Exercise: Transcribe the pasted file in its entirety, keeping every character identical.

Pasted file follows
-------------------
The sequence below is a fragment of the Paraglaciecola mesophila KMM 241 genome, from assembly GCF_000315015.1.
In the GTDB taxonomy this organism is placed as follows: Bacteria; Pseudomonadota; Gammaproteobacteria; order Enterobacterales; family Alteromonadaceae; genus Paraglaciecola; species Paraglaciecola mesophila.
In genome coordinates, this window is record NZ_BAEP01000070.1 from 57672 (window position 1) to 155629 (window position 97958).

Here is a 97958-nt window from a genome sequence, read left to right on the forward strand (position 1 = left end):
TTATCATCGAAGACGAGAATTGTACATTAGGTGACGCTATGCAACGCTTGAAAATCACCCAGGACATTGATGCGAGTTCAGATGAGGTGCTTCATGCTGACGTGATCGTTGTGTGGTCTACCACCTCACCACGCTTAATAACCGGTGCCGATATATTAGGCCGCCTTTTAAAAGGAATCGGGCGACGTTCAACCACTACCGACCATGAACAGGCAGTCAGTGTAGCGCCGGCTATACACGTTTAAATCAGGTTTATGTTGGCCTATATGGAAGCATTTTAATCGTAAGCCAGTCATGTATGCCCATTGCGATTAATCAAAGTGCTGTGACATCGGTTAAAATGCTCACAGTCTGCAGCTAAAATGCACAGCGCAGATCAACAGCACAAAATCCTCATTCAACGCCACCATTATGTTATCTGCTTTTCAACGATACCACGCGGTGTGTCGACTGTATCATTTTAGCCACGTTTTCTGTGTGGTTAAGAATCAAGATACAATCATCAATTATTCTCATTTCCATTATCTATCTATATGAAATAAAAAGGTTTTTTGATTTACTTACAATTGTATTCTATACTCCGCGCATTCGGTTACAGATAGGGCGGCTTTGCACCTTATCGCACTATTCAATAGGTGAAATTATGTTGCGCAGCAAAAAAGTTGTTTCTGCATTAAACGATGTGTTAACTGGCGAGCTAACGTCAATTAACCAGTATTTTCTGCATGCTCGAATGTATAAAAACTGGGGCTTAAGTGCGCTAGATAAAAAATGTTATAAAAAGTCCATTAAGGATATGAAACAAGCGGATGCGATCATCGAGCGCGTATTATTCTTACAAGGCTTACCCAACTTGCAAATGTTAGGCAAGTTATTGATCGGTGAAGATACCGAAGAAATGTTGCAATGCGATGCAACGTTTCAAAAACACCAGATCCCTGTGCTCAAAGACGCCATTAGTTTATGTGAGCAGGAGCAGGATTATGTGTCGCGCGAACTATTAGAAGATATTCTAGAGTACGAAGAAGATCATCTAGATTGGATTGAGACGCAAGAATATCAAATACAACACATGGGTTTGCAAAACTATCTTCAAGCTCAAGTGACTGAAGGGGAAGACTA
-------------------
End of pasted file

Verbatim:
The sequence below is a fragment of the Paraglaciecola mesophila KMM 241 genome, from assembly GCF_000315015.1.
In the GTDB taxonomy this organism is placed as follows: Bacteria; Pseudomonadota; Gammaproteobacteria; order Enterobacterales; family Alteromonadaceae; genus Paraglaciecola; species Paraglaciecola mesophila.
In genome coordinates, this window is record NZ_BAEP01000070.1 from 57672 (window position 1) to 155629 (window position 97958).

Here is a 97958-nt window from a genome sequence, read left to right on the forward strand (position 1 = left end):
TTATCATCGAAGACGAGAATTGTACATTAGGTGACGCTATGCAACGCTTGAAAATCACCCAGGACATTGATGCGAGTTCAGATGAGGTGCTTCATGCTGACGTGATCGTTGTGTGGTCTACCACCTCACCACGCTTAATAACCGGTGCCGATATATTAGGCCGCCTTTTAAAAGGAATCGGGCGACGTTCAACCACTACCGACCATGAACAGGCAGTCAGTGTAGCGCCGGCTATACACGTTTAAATCAGGTTTATGTTGGCCTATATGGAAGCATTTTAATCGTAAGCCAGTCATGTATGCCCATTGCGATTAATCAAAGTGCTGTGACATCGGTTAAAATGCTCACAGTCTGCAGCTAAAATGCACAGCGCAGATCAACAGCACAAAATCCTCATTCAACGCCACCATTATGTTATCTGCTTTTCAACGATACCACGCGGTGTGTCGACTGTATCATTTTAGCCACGTTTTCTGTGTGGTTAAGAATCAAGATACAATCATCAATTATTCTCATTTCCATTATCTATCTATATGAAATAAAAAGGTTTTTTGATTTACTTACAATTGTATTCTATACTCCGCGCATTCGGTTACAGATAGGGCGGCTTTGCACCTTATCGCACTATTCAATAGGTGAAATTATGTTGCGCAGCAAAAAAGTTGTTTCTGCATTAAACGATGTGTTAACTGGCGAGCTAACGTCAATTAACCAGTATTTTCTGCATGCTCGAATGTATAAAAACTGGGGCTTAAGTGCGCTAGATAAAAAATGTTATAAAAAGTCCATTAAGGATATGAAACAAGCGGATGCGATCATCGAGCGCGTATTATTCTTACAAGGCTTACCCAACTTGCAAATGTTAGGCAAGTTATTGATCGGTGAAGATACCGAAGAAATGTTGCAATGCGATGCAACGTTTCAAAAACACCAGATCCCTGTGCTCAAAGACGCCATTAGTTTATGTGAGCAGGAGCAGGATTATGTGTCGCGCGAACTATTAGAAGATATTCTAGAGTACGAAGAAGATCATCTAGATTGGATTGAGACGCAAGAATATCAAATACAACACATGGGTTTGCAAAACTATCTTCAAGCTCAAGTGACTGAAGGGGAAGACTA